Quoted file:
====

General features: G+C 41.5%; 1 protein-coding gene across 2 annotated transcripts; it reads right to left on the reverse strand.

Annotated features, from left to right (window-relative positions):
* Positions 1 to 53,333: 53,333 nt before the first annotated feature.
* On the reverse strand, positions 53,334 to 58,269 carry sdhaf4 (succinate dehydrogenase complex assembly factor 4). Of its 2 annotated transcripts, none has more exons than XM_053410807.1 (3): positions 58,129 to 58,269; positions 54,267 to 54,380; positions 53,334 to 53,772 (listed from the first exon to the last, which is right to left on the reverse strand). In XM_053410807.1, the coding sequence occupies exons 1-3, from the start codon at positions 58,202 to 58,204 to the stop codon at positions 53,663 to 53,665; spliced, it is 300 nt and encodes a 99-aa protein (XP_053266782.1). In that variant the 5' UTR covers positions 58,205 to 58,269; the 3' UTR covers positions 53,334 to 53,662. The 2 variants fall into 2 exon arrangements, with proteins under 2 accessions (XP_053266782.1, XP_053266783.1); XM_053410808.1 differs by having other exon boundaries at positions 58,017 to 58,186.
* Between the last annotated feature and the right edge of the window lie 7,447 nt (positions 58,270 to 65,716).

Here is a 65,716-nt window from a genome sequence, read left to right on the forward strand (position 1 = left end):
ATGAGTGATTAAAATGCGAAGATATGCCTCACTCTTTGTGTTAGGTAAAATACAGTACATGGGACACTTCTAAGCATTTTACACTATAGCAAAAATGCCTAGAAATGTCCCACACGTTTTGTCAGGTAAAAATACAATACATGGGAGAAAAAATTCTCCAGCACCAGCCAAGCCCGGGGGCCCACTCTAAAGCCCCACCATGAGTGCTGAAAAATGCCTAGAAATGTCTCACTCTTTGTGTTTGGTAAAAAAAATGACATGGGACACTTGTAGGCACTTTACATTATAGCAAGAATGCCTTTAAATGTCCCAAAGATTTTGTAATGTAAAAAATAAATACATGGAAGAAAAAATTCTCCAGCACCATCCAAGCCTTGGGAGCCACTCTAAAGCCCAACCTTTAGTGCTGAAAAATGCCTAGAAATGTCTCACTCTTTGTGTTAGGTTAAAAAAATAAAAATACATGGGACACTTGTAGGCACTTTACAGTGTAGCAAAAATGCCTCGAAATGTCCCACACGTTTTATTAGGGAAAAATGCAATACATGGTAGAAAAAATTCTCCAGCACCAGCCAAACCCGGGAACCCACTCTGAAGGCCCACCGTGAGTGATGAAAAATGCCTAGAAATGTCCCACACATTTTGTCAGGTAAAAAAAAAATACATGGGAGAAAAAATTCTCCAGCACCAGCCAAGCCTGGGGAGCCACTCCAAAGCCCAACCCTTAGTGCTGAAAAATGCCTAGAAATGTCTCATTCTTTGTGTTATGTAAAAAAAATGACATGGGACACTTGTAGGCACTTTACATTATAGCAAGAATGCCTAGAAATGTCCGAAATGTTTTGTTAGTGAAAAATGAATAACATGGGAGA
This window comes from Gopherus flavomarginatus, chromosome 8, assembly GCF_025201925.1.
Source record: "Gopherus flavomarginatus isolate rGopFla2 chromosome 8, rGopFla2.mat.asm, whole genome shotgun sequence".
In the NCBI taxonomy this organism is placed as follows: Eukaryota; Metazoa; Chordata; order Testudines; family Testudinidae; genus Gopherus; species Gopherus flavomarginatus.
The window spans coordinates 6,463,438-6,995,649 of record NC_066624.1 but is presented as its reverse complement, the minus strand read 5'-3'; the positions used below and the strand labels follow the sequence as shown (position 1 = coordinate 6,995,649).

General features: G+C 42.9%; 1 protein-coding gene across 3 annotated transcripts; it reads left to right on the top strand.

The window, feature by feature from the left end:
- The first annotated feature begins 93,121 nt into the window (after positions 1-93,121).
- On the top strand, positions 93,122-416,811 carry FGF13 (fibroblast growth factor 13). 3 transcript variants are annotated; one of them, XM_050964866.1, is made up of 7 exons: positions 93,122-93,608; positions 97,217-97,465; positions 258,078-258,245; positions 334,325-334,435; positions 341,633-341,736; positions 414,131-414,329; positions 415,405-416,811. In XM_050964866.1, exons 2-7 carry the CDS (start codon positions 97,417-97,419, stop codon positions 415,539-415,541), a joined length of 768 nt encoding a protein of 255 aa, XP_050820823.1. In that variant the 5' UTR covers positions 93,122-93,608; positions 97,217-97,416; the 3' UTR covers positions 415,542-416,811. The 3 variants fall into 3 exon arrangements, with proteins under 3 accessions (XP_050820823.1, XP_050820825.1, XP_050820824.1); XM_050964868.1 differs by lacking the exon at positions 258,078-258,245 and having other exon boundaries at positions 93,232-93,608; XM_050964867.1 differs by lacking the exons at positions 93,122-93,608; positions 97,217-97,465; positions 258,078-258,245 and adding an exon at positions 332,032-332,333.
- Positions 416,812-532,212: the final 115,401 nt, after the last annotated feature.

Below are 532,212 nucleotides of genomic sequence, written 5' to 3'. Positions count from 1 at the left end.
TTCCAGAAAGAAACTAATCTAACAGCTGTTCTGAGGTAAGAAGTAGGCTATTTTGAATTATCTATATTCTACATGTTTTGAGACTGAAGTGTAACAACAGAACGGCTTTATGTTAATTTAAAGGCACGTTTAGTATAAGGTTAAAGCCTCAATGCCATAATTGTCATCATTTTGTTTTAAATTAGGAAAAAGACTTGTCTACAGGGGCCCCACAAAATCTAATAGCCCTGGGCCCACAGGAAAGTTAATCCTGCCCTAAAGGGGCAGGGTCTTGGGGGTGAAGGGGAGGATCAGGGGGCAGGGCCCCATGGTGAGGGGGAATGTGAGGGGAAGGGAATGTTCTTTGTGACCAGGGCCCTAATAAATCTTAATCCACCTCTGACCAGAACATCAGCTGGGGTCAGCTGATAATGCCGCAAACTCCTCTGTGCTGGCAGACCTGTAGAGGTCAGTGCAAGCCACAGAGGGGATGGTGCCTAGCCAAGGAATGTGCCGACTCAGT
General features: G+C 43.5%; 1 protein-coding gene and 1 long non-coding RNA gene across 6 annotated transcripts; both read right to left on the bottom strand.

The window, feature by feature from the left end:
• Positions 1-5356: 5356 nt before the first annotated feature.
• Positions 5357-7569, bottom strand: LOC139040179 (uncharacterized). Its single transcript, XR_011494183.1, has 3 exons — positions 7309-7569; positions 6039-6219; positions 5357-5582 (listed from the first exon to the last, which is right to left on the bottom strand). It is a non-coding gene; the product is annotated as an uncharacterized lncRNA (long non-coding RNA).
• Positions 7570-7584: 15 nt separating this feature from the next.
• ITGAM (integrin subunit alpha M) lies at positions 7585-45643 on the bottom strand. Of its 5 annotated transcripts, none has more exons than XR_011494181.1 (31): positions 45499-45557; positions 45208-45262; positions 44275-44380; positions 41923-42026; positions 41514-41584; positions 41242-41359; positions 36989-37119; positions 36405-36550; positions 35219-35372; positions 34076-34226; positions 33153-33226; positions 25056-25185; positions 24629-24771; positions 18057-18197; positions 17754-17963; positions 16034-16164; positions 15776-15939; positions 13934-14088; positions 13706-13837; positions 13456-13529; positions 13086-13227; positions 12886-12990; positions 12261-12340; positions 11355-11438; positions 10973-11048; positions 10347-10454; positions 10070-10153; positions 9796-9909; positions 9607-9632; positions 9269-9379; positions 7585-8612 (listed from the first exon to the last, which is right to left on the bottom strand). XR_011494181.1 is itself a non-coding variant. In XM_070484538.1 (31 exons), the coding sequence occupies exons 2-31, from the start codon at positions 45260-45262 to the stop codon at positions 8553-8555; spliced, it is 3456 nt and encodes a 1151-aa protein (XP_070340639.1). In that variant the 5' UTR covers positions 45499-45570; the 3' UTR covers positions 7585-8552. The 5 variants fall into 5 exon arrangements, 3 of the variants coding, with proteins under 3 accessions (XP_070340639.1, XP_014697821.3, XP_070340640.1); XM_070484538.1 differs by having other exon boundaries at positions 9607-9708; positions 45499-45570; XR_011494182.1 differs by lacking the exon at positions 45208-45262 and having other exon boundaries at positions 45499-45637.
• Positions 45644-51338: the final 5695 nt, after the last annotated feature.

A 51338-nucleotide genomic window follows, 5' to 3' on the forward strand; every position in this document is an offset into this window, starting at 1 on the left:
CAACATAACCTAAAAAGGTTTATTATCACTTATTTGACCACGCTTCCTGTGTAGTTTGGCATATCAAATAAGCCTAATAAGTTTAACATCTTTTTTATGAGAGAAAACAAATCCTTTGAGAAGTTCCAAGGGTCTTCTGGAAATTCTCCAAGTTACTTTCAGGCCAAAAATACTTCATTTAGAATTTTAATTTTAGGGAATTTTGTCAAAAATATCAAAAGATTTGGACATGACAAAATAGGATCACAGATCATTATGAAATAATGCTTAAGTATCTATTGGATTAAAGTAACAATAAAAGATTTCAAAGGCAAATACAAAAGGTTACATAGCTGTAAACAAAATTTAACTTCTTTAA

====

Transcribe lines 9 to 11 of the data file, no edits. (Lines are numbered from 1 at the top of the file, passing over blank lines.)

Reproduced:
Source record: "Gopherus flavomarginatus isolate rGopFla2 chromosome 8, rGopFla2.mat.asm, whole genome shotgun sequence".
In the NCBI taxonomy this organism is placed as follows: Eukaryota; Metazoa; Chordata; order Testudines; family Testudinidae; genus Gopherus; species Gopherus flavomarginatus.
The window spans coordinates 6,463,438-6,995,649 of record NC_066624.1 but is presented as its reverse complement, the minus strand read 5'-3'; the positions used below and the strand labels follow the sequence as shown (position 1 = coordinate 6,995,649).